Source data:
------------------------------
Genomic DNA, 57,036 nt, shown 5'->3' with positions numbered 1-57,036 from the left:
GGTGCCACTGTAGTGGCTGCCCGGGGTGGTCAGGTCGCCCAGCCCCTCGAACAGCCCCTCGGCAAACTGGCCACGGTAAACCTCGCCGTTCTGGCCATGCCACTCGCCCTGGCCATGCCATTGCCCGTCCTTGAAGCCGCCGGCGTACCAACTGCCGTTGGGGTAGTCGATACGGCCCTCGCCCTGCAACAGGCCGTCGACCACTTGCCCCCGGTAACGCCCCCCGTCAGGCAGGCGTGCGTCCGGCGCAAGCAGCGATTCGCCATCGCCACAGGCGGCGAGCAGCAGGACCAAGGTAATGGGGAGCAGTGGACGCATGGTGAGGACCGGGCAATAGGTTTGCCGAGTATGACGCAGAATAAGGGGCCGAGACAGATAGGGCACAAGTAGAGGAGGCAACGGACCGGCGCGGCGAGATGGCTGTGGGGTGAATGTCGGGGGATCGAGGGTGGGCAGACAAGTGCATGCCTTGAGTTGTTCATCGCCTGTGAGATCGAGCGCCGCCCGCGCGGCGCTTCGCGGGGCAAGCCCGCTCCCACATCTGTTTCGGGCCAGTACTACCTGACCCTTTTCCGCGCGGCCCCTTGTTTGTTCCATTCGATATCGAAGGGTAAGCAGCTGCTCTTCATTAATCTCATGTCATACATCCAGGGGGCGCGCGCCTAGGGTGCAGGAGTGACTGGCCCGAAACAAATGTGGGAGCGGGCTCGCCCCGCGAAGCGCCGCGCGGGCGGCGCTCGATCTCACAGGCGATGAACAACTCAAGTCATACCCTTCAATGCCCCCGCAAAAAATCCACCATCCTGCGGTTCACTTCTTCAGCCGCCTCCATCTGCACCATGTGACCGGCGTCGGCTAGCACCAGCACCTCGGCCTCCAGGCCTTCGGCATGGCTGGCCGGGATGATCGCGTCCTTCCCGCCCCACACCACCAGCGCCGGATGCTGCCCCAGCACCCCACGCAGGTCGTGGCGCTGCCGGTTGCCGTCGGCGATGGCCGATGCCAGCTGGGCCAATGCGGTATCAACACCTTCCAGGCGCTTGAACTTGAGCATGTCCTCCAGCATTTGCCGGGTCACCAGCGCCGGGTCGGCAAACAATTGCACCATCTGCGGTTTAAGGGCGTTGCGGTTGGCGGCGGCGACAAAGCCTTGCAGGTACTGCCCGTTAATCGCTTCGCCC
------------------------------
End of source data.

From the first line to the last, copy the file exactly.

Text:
Genomic DNA, 57,036 nt, shown 5'->3' with positions numbered 1-57,036 from the left:
GGTGCCACTGTAGTGGCTGCCCGGGGTGGTCAGGTCGCCCAGCCCCTCGAACAGCCCCTCGGCAAACTGGCCACGGTAAACCTCGCCGTTCTGGCCATGCCACTCGCCCTGGCCATGCCATTGCCCGTCCTTGAAGCCGCCGGCGTACCAACTGCCGTTGGGGTAGTCGATACGGCCCTCGCCCTGCAACAGGCCGTCGACCACTTGCCCCCGGTAACGCCCCCCGTCAGGCAGGCGTGCGTCCGGCGCAAGCAGCGATTCGCCATCGCCACAGGCGGCGAGCAGCAGGACCAAGGTAATGGGGAGCAGTGGACGCATGGTGAGGACCGGGCAATAGGTTTGCCGAGTATGACGCAGAATAAGGGGCCGAGACAGATAGGGCACAAGTAGAGGAGGCAACGGACCGGCGCGGCGAGATGGCTGTGGGGTGAATGTCGGGGGATCGAGGGTGGGCAGACAAGTGCATGCCTTGAGTTGTTCATCGCCTGTGAGATCGAGCGCCGCCCGCGCGGCGCTTCGCGGGGCAAGCCCGCTCCCACATCTGTTTCGGGCCAGTACTACCTGACCCTTTTCCGCGCGGCCCCTTGTTTGTTCCATTCGATATCGAAGGGTAAGCAGCTGCTCTTCATTAATCTCATGTCATACATCCAGGGGGCGCGCGCCTAGGGTGCAGGAGTGACTGGCCCGAAACAAATGTGGGAGCGGGCTCGCCCCGCGAAGCGCCGCGCGGGCGGCGCTCGATCTCACAGGCGATGAACAACTCAAGTCATACCCTTCAATGCCCCCGCAAAAAATCCACCATCCTGCGGTTCACTTCTTCAGCCGCCTCCATCTGCACCATGTGACCGGCGTCGGCTAGCACCAGCACCTCGGCCTCCAGGCCTTCGGCATGGCTGGCCGGGATGATCGCGTCCTTCCCGCCCCACACCACCAGCGCCGGATGCTGCCCCAGCACCCCACGCAGGTCGTGGCGCTGCCGGTTGCCGTCGGCGATGGCCGATGCCAGCTGGGCCAATGCGGTATCAACACCTTCCAGGCGCTTGAACTTGAGCATGTCCTCCAGCATTTGCCGGGTCACCAGCGCCGGGTCGGCAAACAATTGCACCATCTGCGGTTTAAGGGCGTTGCGGTTGGCGGCGGCGACAAAGCCTTGCAGGTACTGCCCGTTAATCGCTTCGCCC